These 5 works by Israeli artists will make you rethink the seder plate


(JTA) — The Torah commands Jews to share the story of their exodus from Egypt every year at Passover. Though the narrative doesn’t change, that doesn’t mean the Passover table has to look the same each year. These innovative designs, made by former students at Israel’s Bezalel Academy of Arts and Design in Jerusalem, put unique twists on the traditional seder plate, on which six symbolic foods — a green vegetable, a sweet fruit paste, two types of bitter herb, a shank bone and an egg — are placed to facilitate the telling of the Passover story.

An all-in-one seder plate and Elijah’s cup

Yoav Ben-David, 1974. (Courtesy of Bezalel Academy of Arts and Design)

This piece combines the traditional seder plate with another Passover symbol: Elijah’s cup.  At the end of the seder, families open the door to their home in a symbolic gesture to welcome the prophet, and a cup of wine is kept filled should he choose to drop by.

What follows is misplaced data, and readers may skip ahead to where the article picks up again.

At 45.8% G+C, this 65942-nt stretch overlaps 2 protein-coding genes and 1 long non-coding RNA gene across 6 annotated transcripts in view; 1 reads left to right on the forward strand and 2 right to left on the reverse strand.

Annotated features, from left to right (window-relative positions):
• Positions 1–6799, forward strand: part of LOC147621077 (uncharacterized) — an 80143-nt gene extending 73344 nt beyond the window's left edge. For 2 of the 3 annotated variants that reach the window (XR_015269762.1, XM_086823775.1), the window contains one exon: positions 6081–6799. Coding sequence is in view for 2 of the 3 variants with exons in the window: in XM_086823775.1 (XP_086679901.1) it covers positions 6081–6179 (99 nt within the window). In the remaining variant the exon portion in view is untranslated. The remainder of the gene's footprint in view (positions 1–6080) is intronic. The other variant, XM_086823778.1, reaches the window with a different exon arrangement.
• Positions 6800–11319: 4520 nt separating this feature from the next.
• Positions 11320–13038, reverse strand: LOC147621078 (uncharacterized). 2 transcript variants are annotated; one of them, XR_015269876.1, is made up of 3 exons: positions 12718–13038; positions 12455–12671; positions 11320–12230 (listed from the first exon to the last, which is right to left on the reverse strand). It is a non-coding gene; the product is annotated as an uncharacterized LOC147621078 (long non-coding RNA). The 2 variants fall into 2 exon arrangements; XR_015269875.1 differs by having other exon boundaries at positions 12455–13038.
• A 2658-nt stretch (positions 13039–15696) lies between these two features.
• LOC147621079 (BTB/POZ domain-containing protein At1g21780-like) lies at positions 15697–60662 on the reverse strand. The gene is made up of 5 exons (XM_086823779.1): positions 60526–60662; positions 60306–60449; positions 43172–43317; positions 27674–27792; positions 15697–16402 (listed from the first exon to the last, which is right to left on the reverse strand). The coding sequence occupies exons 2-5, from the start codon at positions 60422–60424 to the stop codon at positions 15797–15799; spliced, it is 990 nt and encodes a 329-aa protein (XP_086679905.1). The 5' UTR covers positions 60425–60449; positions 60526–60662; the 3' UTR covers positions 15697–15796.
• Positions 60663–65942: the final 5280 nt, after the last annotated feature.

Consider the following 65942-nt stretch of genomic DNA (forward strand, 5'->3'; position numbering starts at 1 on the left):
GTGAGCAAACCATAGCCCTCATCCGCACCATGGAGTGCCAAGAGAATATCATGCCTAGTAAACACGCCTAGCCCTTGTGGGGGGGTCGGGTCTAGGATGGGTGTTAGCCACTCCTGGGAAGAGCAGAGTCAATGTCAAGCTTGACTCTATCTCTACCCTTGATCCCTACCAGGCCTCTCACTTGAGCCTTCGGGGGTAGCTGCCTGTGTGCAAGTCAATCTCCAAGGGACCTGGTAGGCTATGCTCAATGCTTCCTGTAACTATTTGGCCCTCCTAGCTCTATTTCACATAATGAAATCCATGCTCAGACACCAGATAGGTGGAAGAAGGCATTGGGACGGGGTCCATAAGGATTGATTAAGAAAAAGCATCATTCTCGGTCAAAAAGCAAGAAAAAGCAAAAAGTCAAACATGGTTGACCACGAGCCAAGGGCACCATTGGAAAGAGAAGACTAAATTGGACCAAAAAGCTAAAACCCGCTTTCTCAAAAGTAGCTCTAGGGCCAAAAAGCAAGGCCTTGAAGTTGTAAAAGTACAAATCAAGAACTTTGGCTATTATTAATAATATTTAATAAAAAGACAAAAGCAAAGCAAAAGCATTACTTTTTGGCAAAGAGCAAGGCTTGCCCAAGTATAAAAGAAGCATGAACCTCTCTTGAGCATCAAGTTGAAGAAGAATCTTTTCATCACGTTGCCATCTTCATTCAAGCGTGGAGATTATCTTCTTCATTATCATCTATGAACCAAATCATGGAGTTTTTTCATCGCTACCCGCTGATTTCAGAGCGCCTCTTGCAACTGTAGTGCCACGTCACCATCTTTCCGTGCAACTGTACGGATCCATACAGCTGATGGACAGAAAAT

A deconstructed seder plate

Uri Reshef, 1983. (Courtesy of Bezalel Academy of Arts and Design)

Reshef has designed a separate container, made of laser-cut metal strips, for each item. In effect, it turns the entire table into a seder plate.

A plate inspired by Jerusalem

Sari Srulovitch, 1996. (Courtesy of Bezalel Academy of Arts and Design)

Srulovitch drew inspiration from the materials and shapes that make up Jerusalem. The plate is made of stones and iron common in the city and each of the six small plates forms an octagonal star, an Islamic motif that occurs often in the city’s architecture.

A blooming Passover plate

Efrat Amir, 2005. (Courtesy of Bezalel Academy of Arts and Design)

The plate’s flower shape and patterns commemorate the fact that Passover is also referred to in Hebrew as “the holiday of the spring.” Amir also chose the flower shape to symbolize prosperity.

A pyramid-inspired seder plate

Avi Pashnov, 2017. (Courtesy of Bezalel Academy of Arts and Design)

The artist was inspired by Egypt’s pyramids in both designing the plate and the Elijah’s cup, which are attached to each other. The triangular dishes also form a Star of David.

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